CTDV-hop algorithm: By observation, we find out that the angle between two anchors and the middle node is closely allied to their transmission route. This angle is almost obtuse or closes to 180° when the link is the shorter path, otherwise the angle will be smaller if they connect by a detour path.
As shown in Fig. 2, there are two routes linking the anchor A1 to A2: l1 and l2 (the pink real line and the green dashed line). The node n1 and n2 is the middle node of the route l1 and l2 respectively where their angle to the anchors in both route sides is α and β. The path l1 is closer to the straight distance |A1A2| than l2. In this situation, we will deduce α>β.
|Fig. 2:||Scenario with hop-distance deviation|
We notice that the distance of transmission path is shorter when the angle is bigger, while the distance is longer when the angle is small. It indicates that the smaller angle it is, the further path it detours. Therefore, there will lead to more deviation in estimated hop-distance. Altogether, we can obtain more accurate result when this angle is closer to 180°.
In order to provide better position estimation, we utilize this characteristic to adjust the hop-distance. According to the angle and hop-count, the average hop-distance in different transmission routes is refined. We further decrease the estimation error and obtain more exact localization results.
The CTDV-Hop algorithm is comprised of four steps.
Step 1. Initialization: Each anchor broadcasts a beacon containing its location with hop-count value to all nodes in the network. The receivers record the minimal hop-count of every anchor and flood outward to its neighbors with hop-count incremented. Through this processing, all nodes in the network know the minimal hop-count to every anchor.
Step 2. Average hop-distance estimation:After obtaining the minimal hop-count to the other anchors, the anchor preliminary estimates the average hop-distance the same as the traditional DV-hop.
Step 3. Hop-distance adjusting: Pick the middle node and obtain the angle.
We select the transmission route with the minimal hop-count that connects to each anchor and then pick the middle node of the route (e.g., the node n in Fig. 3.a; the node n1 and n2 in Fig. 3b). We obtain the angle θ between the middle node n and the anchors both sides.
|•||Compute average hop-distance: Let k be the hop-count between two anchors, |A1A2| be the straight distance of A1 to A2, |A1n| be the distance of A1 to n and |A2n| be the distance of A2 to n. We also know |A1A2| = d, but |A2n| is unknown|
There are two different cases listed as follows according to the value of k.
|•||k is even: We let |A1n|=|A2n| = l because the node n is the middle of the transmission route. Based on the Cosine Theorem, we obtain the hop-distance|
|Fig. 3:||Angle adjusting to hop-distance, (a) k is even and (b) k is odd|
|•||k is odd: We select two middle nodes (n1 and n2) on the transmission route for correction. Likewise, we can deduce the hop-distance|
|•||Computing adjusting value of hop-distance: We compute the adjusting value of hop-distance using the following formula:|
Hence, we correct the estimated hop-distance.
Step 4. Node localization: Having obtained the corrected hop-distance to the anchor, the unknown nodes compute their position by trilateration as same as the DV-hop algorithm.
The CTDV-hop algorithm repeats the above processes until finishes all nodes localization.
To evaluate our proposed CTDV-hop algorithm, we conduct simulation experiments in this section. Our simulation environment is set up based on Matlab. In simulation, we use Spanning Tree route and set the radio range R to 5 m. We randomly deploy 300 sensor nodes into a 100x100m square area where anchor nodes are uniformly deployed.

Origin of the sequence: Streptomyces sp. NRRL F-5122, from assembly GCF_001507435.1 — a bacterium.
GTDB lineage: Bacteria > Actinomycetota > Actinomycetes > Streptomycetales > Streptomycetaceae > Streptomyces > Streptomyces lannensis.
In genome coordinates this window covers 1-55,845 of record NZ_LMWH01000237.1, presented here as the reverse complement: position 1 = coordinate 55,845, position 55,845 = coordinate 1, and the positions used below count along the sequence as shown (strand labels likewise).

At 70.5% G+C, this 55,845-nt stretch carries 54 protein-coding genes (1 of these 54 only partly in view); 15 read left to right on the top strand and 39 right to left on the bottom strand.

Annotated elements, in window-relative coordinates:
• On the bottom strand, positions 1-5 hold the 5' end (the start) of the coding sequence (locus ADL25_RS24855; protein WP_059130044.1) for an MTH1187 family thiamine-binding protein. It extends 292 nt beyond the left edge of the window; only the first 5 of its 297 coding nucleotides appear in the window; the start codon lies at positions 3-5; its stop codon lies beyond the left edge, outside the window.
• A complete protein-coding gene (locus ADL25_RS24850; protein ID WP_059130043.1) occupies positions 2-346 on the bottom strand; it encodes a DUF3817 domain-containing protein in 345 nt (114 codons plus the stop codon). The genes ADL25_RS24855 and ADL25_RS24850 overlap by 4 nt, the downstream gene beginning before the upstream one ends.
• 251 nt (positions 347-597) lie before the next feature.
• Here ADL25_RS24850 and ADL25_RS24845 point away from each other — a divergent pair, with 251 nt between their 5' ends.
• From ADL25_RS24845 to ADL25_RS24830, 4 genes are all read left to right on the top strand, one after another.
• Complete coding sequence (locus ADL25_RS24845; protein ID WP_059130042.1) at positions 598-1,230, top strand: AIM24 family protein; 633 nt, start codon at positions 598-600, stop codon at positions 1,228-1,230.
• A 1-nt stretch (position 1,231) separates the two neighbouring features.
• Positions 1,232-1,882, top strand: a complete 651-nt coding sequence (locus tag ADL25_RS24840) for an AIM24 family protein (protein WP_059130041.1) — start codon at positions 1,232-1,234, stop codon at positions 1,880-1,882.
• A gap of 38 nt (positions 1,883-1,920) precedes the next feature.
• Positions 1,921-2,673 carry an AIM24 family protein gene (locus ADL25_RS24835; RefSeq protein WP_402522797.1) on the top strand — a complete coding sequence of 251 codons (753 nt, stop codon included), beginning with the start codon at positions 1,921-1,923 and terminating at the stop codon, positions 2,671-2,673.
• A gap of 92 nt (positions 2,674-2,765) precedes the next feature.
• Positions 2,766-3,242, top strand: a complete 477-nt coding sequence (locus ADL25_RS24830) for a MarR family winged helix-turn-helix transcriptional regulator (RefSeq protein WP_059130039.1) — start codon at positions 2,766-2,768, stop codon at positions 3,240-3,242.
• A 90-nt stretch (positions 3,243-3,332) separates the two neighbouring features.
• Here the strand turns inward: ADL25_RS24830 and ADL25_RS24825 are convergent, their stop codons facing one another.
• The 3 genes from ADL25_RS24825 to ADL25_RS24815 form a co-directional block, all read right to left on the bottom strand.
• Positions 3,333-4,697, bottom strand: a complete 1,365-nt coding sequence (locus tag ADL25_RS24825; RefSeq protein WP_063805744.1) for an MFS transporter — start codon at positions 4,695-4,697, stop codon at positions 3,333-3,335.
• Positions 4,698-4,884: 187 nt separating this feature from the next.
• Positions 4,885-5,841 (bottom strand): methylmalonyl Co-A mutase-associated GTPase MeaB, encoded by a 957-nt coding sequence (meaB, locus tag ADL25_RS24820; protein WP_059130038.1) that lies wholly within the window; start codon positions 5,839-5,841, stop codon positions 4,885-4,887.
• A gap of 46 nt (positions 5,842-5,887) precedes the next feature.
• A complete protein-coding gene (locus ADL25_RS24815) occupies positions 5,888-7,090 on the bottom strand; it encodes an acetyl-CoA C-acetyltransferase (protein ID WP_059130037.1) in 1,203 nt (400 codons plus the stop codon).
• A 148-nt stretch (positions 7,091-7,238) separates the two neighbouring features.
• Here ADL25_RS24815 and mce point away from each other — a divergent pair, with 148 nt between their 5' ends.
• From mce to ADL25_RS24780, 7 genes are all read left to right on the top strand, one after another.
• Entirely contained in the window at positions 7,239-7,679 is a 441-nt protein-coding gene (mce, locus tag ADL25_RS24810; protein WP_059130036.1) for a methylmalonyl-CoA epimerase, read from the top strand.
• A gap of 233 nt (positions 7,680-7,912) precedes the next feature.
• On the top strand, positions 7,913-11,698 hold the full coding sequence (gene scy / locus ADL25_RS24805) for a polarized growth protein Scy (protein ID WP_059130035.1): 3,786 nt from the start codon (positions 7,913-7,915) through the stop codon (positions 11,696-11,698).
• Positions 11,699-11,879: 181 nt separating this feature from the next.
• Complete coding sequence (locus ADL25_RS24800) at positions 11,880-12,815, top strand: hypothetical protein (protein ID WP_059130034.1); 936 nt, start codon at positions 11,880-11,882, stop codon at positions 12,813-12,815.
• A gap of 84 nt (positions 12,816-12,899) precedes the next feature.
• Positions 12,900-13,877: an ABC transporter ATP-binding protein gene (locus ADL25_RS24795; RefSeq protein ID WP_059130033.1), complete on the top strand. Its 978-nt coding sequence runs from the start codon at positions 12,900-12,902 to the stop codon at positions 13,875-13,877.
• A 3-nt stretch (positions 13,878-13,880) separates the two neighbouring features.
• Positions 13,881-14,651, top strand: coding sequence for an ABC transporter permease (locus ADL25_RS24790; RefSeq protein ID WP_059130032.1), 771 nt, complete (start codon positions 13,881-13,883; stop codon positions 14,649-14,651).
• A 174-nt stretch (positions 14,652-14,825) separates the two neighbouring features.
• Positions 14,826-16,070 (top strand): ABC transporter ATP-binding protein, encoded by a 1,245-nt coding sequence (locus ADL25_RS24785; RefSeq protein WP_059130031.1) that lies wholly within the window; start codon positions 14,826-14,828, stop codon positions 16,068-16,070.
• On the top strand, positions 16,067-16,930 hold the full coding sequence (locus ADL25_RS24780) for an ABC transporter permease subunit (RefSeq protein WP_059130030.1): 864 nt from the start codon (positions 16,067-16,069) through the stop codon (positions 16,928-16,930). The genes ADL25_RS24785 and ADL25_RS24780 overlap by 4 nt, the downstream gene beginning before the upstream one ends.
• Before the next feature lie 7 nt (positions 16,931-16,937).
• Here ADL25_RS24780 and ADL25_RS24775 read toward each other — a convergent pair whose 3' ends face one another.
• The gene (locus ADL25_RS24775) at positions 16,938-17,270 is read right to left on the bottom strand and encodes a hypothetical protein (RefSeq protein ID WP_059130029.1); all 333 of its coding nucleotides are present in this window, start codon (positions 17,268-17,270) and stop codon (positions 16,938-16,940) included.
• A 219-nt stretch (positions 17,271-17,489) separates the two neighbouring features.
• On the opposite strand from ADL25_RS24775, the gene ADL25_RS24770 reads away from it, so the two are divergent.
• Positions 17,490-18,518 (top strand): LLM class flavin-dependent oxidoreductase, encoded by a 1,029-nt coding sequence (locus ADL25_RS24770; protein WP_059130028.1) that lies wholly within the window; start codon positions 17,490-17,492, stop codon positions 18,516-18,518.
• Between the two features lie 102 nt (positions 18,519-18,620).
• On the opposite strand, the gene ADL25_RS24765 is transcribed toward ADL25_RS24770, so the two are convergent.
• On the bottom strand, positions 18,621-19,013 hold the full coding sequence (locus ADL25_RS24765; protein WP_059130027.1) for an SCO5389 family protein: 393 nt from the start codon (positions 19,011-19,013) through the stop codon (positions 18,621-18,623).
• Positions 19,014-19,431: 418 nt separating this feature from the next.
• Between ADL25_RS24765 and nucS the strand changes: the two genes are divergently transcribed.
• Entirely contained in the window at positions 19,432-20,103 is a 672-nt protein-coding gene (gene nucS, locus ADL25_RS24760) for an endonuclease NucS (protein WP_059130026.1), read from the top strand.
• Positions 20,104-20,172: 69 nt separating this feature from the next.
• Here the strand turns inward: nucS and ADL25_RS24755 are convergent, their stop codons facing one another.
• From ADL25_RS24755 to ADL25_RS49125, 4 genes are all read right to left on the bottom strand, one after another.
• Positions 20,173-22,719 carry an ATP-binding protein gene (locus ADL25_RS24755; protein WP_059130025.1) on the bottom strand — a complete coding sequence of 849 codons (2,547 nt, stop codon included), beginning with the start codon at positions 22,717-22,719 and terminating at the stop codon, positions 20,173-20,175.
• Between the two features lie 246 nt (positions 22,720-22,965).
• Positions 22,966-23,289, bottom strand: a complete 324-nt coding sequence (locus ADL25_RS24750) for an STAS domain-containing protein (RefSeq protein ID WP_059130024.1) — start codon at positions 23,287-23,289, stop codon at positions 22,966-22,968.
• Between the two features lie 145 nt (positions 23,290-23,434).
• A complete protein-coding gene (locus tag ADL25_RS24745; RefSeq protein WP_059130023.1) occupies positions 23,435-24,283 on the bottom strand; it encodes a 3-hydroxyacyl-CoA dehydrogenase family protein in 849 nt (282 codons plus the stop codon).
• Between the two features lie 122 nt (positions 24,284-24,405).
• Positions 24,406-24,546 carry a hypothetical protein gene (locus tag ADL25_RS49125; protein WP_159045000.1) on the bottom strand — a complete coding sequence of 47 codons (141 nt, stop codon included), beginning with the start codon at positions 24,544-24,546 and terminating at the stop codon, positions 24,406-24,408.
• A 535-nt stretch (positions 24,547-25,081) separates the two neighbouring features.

|Fig. 4:||Localization error, (a) uniform distribution and (b) nonuniform distribution|
We present two metrics for performance evaluating: localization error and localization coverage. We take the average results of experiments with 50 runs. Figure 4 a, b and 5 show the of the comparison localization results with different algorithms.
As illustrated in Fig. 4, the CTDV-hop algorithm achieves good performance of localization error. The localization error is smaller than some traditional Range-free algorithms (Amorphous and DV-Hop) when there have the same ratio of anchors. It can also obtain better localization results even there are fewer anchors.
With the number of anchors increasing, the average estimated hop-distance is refined. Compared to other Range-free algorithms, we highly improve the localization precision. We can achieve the better result (the localization error is almost less than 80%) while needs not mounts of anchors (n = 8).
|Fig. 5:||Localization coverage|
It is shown that the performances of Amorphous and DV-Hop algorithm become worse in uniform distribution. The distribution does not affect the localization results adopting CTDV-Hop. We can also obtain well result even the sensors are non-uniform distributed.
As illustrated in Fig. 5, the localization coverage of all algorithms raises along with the number of anchors increases. From the results, we can see that the localization coverage using CTDV-hop is close to the others. It does not gain advantage in the aspect of improving localization coverage.
Aiming at the disadvantage of Range-free algorithms, we propose a Cosine Theorem-based DV-hop algorithm (CTDV-hop) to improve the localization precision. With the angle of transmission route assisting, the CTDV-hop decreases the estimated hop-distance. The simulation results show that it obviously improves the precision of localization results even the sensors are non-uniform distributed. It needs fewer anchors to obtain the same localization precision than the traditional Range-free algorithms. Hence, it is more suitable to the practical applications of WSNs.
However, the CTDV-hop is deficient at improving localization coverage. In addition, the localization result is not accurate to the nodes nearby the anchors. In conclusion, localization technique is a promising and useful field of WSNs with new algorithms, hardware and applications. In the future, we need to focus on more accurate, effective and lightweight Range-free localization algorithms.
This study is fully sponsored by Scientific and Technological Innovation Project of Hunan Transportation Department (No. 200724).